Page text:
A lobbyist for C.H. Robinson believes the United States will approve the U.S.-Mexico-Canada Agreement sometime between November and March.
Negotiations among the three nations to replace NAFTA concluded in September 2018. Mexico has signed the USMCA into law, and Canada is close to ratifying it. In the United States, Congress has yet to take up the free trade agreement.
“There is one more major step in the process, and that is when the administration actually sends the formal text to Congress for consideration. That starts a 90-day clock. Once that happens, Congress has 90 days to get it through both the House and the Senate,” Jason Craig, director of government affairs for C.H. Robinson told an audience at the CSCMP Edge 2019 conference in Anaheim, CA, on Sept. 16. “The text is already public. It can’t be changed, except for one or two instances. … For the most part, this is an up-or-down vote.”
Craig, the lobbyist, continued, “Nancy Pelosi and the Democrats have had a working group going on for most of the summer identifying issues that they would like to see addressed.”
Those issues include patent protection for biologics and labor, environmental and enforcement questions.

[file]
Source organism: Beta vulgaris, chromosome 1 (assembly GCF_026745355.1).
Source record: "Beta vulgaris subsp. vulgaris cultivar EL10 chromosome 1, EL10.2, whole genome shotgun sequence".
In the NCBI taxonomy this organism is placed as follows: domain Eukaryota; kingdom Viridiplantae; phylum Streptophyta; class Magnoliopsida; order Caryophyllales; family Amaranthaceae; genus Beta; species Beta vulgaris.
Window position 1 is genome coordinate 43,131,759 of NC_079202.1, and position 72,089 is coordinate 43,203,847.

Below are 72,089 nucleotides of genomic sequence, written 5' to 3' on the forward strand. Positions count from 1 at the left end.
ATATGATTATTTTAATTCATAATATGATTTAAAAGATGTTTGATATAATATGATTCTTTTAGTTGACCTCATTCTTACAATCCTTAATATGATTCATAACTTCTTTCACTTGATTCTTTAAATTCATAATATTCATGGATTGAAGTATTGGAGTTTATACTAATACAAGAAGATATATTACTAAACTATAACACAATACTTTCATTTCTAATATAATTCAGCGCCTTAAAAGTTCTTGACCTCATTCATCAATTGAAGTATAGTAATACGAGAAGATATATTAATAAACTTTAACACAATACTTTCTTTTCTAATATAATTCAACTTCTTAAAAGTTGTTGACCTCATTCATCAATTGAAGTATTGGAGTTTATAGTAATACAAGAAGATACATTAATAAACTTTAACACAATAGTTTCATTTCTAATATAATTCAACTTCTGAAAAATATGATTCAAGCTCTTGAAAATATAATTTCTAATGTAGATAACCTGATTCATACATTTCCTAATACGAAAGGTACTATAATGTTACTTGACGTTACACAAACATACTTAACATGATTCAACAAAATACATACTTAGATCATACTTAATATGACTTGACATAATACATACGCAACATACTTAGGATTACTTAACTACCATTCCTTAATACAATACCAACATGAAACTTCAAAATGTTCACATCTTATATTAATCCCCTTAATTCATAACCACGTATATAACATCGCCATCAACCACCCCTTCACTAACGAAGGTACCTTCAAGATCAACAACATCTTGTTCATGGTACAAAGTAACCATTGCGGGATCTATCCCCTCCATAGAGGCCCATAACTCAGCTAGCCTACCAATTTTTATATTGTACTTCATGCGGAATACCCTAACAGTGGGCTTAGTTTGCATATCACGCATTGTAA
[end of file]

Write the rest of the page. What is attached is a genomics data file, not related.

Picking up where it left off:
“We anticipate that 90-day clock could start at any time,” Craig said. “I’d say the window (for passage) is sometime between November and maybe March, once that 90-day clock starts. Could it be a choppy process? Could it be a little hair-raising? Absolutely. But right now it looks optimistic.
“So what should we be dialing into as supply chain professionals? We should be dialing into Chapter 7, which is the customs and trade facilitation chapter,” he continued, explaining that the USMCA’s 28 chapters also includes sections on the automotive and agriculture industries and intellectual property. “In NAFTA, the trade facilitation and customs chapter is exceedingly short. I think it was two or three pages at most. With this, we’ve got 30 pages of text to deal with.”
“A big step”
Ben Bidwell, director of customs brokerage for C.H. Robinson, said Chapter 7 includes rules for online publication.
“It’s about what needs to be posted online, what is in the agreement that every country must do. Some of these things sounds very basic and if you’re looking at it solely through a U.S. importer lens or U.S. shipper lens, I think we’ve come to expect a lot of these things are just there. But that’s not necessarily the case throughout North America,” Bidwell said.
Bidwell said the Chapter 7 text lays out procedures for posting required documents as well as information on duties, taxes and fees.
“The other big one is how to correct errors within customs transactions,” he said. “We all know that customs errors happen. Regardless of how that comes to be, when they’re discovered, they need to be corrected. This really details out what that process is in each country to correct those errors.”
Craig pointed out, “The language is there. That’s a big step.”
Advance ruling provisions
Brent Connor, senior counsel for Thompson Hine in Washington, DC, said advance ruling provisions in USMCA are similar to those in NAFTA, but “these provisions go further than any other free trade agreement. This is really going to be the benchmark for future agreements.